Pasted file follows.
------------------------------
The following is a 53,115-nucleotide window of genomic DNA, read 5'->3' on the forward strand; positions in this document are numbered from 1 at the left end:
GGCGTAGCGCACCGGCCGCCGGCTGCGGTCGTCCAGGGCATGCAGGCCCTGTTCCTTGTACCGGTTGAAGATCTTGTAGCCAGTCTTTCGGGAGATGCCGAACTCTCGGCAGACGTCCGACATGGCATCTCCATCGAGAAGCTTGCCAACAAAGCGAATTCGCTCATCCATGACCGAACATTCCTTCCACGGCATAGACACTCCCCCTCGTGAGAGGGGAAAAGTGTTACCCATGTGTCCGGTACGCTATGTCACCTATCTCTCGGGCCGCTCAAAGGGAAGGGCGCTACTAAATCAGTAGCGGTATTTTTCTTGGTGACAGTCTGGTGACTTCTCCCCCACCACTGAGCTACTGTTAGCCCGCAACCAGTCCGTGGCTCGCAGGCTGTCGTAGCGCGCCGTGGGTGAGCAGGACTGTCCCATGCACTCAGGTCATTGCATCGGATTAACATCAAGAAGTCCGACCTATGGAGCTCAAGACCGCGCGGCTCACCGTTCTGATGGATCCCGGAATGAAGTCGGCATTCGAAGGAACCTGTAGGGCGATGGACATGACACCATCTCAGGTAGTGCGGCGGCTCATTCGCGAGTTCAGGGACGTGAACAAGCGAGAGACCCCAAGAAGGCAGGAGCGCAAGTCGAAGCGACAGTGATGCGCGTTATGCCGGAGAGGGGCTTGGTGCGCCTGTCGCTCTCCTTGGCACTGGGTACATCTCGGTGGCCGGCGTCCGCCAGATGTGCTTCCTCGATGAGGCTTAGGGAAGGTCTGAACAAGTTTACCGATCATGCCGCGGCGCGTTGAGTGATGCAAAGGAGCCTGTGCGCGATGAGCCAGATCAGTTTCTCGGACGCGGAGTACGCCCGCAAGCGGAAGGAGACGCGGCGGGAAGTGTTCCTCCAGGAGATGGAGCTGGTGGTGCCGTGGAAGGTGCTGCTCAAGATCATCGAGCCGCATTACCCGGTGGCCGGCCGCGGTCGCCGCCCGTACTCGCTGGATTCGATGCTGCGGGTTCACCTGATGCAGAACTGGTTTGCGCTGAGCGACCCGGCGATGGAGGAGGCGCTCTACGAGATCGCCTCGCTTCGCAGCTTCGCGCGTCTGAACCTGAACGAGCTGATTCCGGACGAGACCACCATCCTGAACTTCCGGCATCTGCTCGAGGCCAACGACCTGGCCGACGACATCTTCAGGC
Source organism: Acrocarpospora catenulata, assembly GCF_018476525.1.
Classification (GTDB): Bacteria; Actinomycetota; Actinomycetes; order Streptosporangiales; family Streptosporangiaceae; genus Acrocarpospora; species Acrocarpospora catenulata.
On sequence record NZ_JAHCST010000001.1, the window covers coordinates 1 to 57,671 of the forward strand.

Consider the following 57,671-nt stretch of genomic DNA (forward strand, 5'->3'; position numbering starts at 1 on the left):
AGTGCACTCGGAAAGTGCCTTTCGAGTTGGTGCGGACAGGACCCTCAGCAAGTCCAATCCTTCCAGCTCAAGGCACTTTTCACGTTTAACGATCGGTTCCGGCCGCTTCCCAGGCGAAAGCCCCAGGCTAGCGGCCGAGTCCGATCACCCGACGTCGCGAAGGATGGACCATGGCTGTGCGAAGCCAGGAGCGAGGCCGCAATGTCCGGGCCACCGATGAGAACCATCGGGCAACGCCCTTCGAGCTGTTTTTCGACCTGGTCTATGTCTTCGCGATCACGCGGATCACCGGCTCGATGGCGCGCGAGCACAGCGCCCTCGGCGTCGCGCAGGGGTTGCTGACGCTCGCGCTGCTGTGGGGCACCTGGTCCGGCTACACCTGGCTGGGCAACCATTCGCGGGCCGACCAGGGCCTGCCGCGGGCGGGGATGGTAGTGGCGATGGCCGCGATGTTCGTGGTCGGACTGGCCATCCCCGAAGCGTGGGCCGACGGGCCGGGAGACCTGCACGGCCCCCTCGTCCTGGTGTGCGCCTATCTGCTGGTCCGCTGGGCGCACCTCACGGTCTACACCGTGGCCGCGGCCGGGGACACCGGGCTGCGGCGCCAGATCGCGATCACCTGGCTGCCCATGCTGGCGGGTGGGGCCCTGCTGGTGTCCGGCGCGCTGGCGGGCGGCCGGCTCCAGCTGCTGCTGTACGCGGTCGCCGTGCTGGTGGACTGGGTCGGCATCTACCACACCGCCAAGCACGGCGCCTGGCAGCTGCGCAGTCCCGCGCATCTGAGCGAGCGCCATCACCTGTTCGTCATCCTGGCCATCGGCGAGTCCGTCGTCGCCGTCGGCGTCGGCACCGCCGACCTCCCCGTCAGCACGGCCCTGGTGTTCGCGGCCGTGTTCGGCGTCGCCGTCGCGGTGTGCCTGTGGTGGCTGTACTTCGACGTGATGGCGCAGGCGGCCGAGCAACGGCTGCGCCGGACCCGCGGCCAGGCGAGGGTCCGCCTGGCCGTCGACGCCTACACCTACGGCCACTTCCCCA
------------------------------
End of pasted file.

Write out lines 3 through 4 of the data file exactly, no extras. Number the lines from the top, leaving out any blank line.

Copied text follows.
Source organism: Acrocarpospora catenulata, assembly GCF_018476525.1.
Classification (GTDB): Bacteria; Actinomycetota; Actinomycetes; order Streptosporangiales; family Streptosporangiaceae; genus Acrocarpospora; species Acrocarpospora catenulata.